"WHEN IT GOES DOWN I'M GETTING OUT OF HERE AND GOING TO THE WOODS/HILLS/FOREST/MOUNTAINS!!!"
"I'LL JUST GRAB BY HUNTING KNIFE/RIFLE/MACHETTE/SLINGSHOT AND MY WATER FILTER AND GO AND LIVE OFF THE LAND UNTIL THINGS CALM DOWN!"
When discussing what steps to take during a large scale emergency or disaster, we often hear people say they will head for the hills and live in the woods or mountains because there will be a better chance of survival. The quotes above are all things good intentioned folks have said when talking about disaster preparedness. What many don't realize is that living, surviving and actually thriving while doing so is a huge undertaking that will severely challenge even the the most highly trained and heartiest of people. As a matter of fact from personal experience, simply living in the mountains is tough even with all of the amenities, comforts and necessities currently available.
Why would or wouldn't you leave your current location and relocate to a different place during a disaster? One reason why would be an official mass evacuation. Normally mass evacuations are an organized effort involving the coordination of local, state and federal resources. They rely on strategic plans and logistics to secure places for evacuees to go if there is a longterm need. There are usually resources available for evacuees during the duration of the process, and many things, including longterm housing are concerns that are addressed. Our advice is that if an evacuation has been called for, then by all means leave the area if you can. Often, rescue attempts to save those who did not leave a danger zone are a drain on resources and can put more people in danger during these rescue attempts.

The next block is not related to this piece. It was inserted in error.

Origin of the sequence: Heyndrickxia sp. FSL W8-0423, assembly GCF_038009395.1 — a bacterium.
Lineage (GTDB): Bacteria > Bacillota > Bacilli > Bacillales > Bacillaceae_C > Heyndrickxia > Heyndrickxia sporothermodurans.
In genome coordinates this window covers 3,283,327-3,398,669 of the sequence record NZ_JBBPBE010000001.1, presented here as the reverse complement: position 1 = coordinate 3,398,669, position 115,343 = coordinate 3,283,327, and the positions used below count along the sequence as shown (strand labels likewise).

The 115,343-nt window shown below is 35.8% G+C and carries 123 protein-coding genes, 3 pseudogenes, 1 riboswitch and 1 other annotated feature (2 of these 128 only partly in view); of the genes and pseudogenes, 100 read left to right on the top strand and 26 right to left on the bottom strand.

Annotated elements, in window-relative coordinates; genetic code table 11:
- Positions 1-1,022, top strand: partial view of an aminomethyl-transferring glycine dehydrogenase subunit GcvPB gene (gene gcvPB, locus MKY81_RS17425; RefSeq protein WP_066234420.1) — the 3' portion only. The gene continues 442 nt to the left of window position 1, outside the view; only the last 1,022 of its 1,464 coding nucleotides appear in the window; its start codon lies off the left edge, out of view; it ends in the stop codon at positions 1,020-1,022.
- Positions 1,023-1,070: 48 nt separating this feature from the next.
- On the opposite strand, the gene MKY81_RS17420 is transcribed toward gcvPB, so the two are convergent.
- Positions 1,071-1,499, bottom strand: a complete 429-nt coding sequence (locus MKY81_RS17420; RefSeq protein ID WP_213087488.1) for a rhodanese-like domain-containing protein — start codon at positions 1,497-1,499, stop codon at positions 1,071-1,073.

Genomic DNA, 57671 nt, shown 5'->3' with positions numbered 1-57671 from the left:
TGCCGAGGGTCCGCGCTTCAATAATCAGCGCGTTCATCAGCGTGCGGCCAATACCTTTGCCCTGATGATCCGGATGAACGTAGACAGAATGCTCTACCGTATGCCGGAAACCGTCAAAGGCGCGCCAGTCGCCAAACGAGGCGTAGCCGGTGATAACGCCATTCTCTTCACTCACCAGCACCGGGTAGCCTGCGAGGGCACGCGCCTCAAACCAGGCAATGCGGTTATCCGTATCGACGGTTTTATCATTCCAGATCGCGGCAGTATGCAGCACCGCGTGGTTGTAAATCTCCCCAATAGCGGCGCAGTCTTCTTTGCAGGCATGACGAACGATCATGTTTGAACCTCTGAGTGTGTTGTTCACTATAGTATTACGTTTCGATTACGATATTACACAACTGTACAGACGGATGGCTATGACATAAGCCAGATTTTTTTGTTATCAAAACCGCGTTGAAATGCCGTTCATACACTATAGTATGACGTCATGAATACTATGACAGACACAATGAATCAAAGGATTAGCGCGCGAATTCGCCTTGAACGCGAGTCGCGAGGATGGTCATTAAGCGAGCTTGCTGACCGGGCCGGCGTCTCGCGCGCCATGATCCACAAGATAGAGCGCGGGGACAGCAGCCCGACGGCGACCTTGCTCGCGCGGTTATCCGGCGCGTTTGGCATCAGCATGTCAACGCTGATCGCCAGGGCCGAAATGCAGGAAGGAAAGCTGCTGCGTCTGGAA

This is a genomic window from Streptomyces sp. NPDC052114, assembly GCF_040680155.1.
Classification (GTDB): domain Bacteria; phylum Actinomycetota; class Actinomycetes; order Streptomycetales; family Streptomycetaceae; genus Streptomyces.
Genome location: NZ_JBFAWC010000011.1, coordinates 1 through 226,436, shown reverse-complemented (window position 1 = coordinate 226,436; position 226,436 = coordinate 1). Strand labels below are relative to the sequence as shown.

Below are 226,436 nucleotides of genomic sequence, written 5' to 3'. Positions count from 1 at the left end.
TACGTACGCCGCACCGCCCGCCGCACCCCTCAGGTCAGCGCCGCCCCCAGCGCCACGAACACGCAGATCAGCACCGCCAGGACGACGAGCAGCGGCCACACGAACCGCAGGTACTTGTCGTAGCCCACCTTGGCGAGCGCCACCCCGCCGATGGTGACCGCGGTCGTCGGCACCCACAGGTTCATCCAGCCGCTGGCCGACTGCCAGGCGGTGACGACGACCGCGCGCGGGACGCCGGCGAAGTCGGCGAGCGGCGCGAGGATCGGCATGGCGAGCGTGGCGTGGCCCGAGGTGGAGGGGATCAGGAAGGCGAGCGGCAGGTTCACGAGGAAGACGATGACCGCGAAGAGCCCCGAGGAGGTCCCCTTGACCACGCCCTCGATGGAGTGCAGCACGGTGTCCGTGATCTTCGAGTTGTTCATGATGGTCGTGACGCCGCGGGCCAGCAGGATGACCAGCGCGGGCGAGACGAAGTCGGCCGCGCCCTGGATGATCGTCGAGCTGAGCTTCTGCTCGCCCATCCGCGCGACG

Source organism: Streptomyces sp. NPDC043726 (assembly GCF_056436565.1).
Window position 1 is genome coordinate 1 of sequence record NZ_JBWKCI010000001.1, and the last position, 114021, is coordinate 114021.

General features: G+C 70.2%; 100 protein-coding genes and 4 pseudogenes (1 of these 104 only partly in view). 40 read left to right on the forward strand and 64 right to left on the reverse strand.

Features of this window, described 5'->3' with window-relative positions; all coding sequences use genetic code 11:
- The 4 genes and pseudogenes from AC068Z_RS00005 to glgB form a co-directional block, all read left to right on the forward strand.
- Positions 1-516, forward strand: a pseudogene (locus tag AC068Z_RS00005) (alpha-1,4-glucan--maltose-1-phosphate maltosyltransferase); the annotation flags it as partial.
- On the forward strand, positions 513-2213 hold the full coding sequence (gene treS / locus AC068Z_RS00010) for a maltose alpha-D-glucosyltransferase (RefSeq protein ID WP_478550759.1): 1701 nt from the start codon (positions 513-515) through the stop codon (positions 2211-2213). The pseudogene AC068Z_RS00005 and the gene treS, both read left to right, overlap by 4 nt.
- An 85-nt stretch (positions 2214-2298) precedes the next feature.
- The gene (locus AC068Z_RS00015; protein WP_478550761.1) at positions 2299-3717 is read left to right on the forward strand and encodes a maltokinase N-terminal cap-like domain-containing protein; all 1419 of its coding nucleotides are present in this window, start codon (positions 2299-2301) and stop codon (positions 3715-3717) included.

If an area is unsafe IT IS NATURAL TO WANT TO LEAVE. But one must consider the full picture before making the decision to leave an area if a mass evacuation has NOT officially been called for. Actually heading out and living off of the land is a lot harder than it seems. It is best to take more realistic steps to prepare and plan for surviving a disaster.
If you desire, it would be beneficial to invest time in learning specific skills like hunting, trapping, butchery, curing meat, fermentation and pickling. These skills will not only be useful in long term emergencies, but also will serve you well in everyday life. If you hone these skills now, you will find that they will end up saving you money now and in the longterm, and also give you some positive hobbies that you can share with friends and family.
Have fun learning the skills you want to, but also prepare realistically. Have kits and plans ready for plans and outages. Plan for evacuations, think about what you would need and what you absolutely must bring. If the time comes to leave, make sure you are ready and have a realistic plan of action.
Be smart, be ready and be aware!